Automobilia revs up bidders for Turner’s July 30 auction

 

GE Edison Mazda lamp store display, est. $300-$500

GE Edison Mazda lamp store display, est. $300-$500

SAN FRANCISCO – Turner Auctions + Appraisals will present Automobilia & Collectibles from the Estate of Francis E. Tarzian, Sr., on Saturday, July 30 at 10:30 am Pacific time. Tarzian was a passionate collector of antique automobiles and related items, and his restoration and machinist skills earned him numerous awards. With more than 200 lots, this auction features a wide and eclectic array of automotive items, vintage and antique, as well as other collectibles from the early 20th-century era. Absentee and Internet live bidding will be available through LiveAuctioneers.

Notable lots in the July 30 auction include a brass boa constrictor early automotive horn. It boasts a snake head top with tongue, fitted to a five- to six-foot tapering flexible tube, plus brackets and a squeeze bulb. The squeeze bulb has a tear at its base and the tube from the squeeze bulb is not connected to the flexible tube fitting. It is estimated at $800-$1,200.

Brass boa constrictor-form early automotive horn, est. $800-$1,200

Brass boa constrictor-form early automotive horn, est. $800-$1,200

Equally charming is a GE Edison Mazda lamp store display with antique light bulbs, capable of holding as many as 12 lamps (aka bulbs) to demonstrate the different bulb types. Each socket is individually switched, and the piece is made of lithographed sheet metal. Its lithography has fading in some areas, and the light bulbs range from four to five inches high. Its estimate is $300-$500.

Red Crown gasoline sign, est. $200-$300

Red Crown gasoline sign, est. $200-$300

Another standout is a Red Crown gasoline sign measuring approximately 30in in diameter and presenting with rust in that presents as round splotches. The sign is estimated at $200-$300.

Pair of antique brass automobile lights, est. $200-$400

Pair of antique brass automobile lights, est. $200-$400

Also worthy of mention is a pair of antique brass automobile lights by C T Ham Mfg Co. These appear to be a matched pair, with left and right mounting provisions. Both have clear large lenses and small red lenses at the rear. Together they are estimated at $200-$400.

 Group of antique phonographs and parts, est. $100-$200


Group of antique phonographs and parts, est. $100-$200

Rounding out the highlights is an Edison cylinder player bearing the serial number S286415, offered with a band rain-in-the-face medley 9817 cylinder Victor talking machine with the serial number VV-XIV 215369, plus other assorted antique parts. The group is estimated at $100-$200.

About Francis E. Tarzian, Sr.
Francis Tarzian (1929-1997) was born and raised in New Jersey. His father, who was born en route while his grandmother was emigrating to America, was a stonemason who was adamant that his son Francis follow in his career footsteps. Young Francis, however, had other ideas. At age 17 – and with his mother’s permission – he joined the U.S. Navy. There he pursued his trade of choice, becoming a master machinist and serving in the Korean War on the escort carrier USS Sicily.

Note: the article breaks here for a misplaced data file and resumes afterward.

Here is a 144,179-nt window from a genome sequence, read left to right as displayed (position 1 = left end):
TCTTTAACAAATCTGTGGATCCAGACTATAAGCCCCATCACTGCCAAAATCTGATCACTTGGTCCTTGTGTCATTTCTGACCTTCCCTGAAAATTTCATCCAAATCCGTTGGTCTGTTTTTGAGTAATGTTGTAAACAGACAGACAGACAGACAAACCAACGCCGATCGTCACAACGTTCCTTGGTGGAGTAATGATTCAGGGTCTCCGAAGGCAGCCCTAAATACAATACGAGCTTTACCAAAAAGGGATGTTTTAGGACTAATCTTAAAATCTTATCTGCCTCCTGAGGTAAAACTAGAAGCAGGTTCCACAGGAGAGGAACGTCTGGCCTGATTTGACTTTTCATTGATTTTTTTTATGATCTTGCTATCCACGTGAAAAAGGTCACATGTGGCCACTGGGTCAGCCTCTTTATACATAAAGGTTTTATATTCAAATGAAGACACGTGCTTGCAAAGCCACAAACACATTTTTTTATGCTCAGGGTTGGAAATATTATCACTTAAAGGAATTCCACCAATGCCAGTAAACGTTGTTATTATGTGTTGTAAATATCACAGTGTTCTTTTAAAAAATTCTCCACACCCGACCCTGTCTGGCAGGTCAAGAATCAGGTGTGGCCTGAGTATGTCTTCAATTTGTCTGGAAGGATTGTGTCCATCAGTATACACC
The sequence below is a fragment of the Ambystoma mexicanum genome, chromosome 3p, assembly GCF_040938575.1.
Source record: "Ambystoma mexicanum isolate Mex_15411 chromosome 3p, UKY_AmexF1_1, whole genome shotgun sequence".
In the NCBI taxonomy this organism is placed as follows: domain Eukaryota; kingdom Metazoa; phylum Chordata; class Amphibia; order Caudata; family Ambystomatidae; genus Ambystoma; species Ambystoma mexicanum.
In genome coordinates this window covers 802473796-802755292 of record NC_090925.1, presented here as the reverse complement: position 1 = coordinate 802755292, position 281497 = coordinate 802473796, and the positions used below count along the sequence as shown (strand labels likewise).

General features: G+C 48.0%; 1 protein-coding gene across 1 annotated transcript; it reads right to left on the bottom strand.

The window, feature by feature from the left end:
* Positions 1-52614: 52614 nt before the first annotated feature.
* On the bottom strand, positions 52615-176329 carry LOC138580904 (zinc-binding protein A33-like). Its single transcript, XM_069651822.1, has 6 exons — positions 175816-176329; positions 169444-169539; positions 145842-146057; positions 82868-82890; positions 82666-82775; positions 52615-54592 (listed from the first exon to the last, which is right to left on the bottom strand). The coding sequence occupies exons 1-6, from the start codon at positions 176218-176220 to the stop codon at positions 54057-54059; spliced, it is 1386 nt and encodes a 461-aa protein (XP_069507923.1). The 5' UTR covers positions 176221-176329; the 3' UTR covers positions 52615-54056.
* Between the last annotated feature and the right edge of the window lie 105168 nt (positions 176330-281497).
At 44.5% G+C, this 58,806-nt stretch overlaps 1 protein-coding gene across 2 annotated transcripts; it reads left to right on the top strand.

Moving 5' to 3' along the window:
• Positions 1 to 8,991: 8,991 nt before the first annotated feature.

In 1955, Francis married Vennetta Harding, with whom he had five children: Francis Jr., Rebecca, Nathan, Lydia and Gregory. In 1969, the Tarzians moved to Los Altos in Northern California. During that time, Tarzian worked for NASA’s Ames Research Center on the Polaris missile project. One noteworthy career achievement was his development of the fittings that connect hoses to the space suits of astronauts.

Tarzian had a lifelong fascination with all things mechanical. His interest in restoring cars began in 1953 when he purchased a 1921 Ford Model T center door sedan, recovered from a New Jersey barn. This first restoration project, one that Vennetta participated in as the young couple was courting, was completed in the mid-1950s. It was also in 1953 that Tarzian joined the Antique Automobile Club of America (AACA), where he became the founding member and first president of the Foothills (California) Region. Today the AACA organization boasts more than 55,000 members and 350 regional chapters.

Tarzian was known for the exceptional quality of his restorations and the parts he produced, not only for his vehicles, but for those of other collectors. Because of his reputation, he was often welcomed into car museums, where he was allowed to take precise measurements of a part so he could machine and recreate it. With the exception of one second-place Grand National award in 1988 (of a vehicle restored in 1967), Tarzian’s vehicles were consistently awarded perfect scores of 100 points. According to his daughter, Rebecca Ross, the result of all the attention, care and love were exquisitely restored vehicles that she says were “a piece of jewelry you drive.” In January 2021, four of Tarzian’s vehicles – a 1907 Schacht Runabout High Wheeler, a 1912 Ford Model T Torpedo, a 1919 White Model 15, 3/4-ton stake side truck and a 1921 Ford Model T center door sedan – were offered by Turner Auctions + Appraisals and sold to avid collectors.

 

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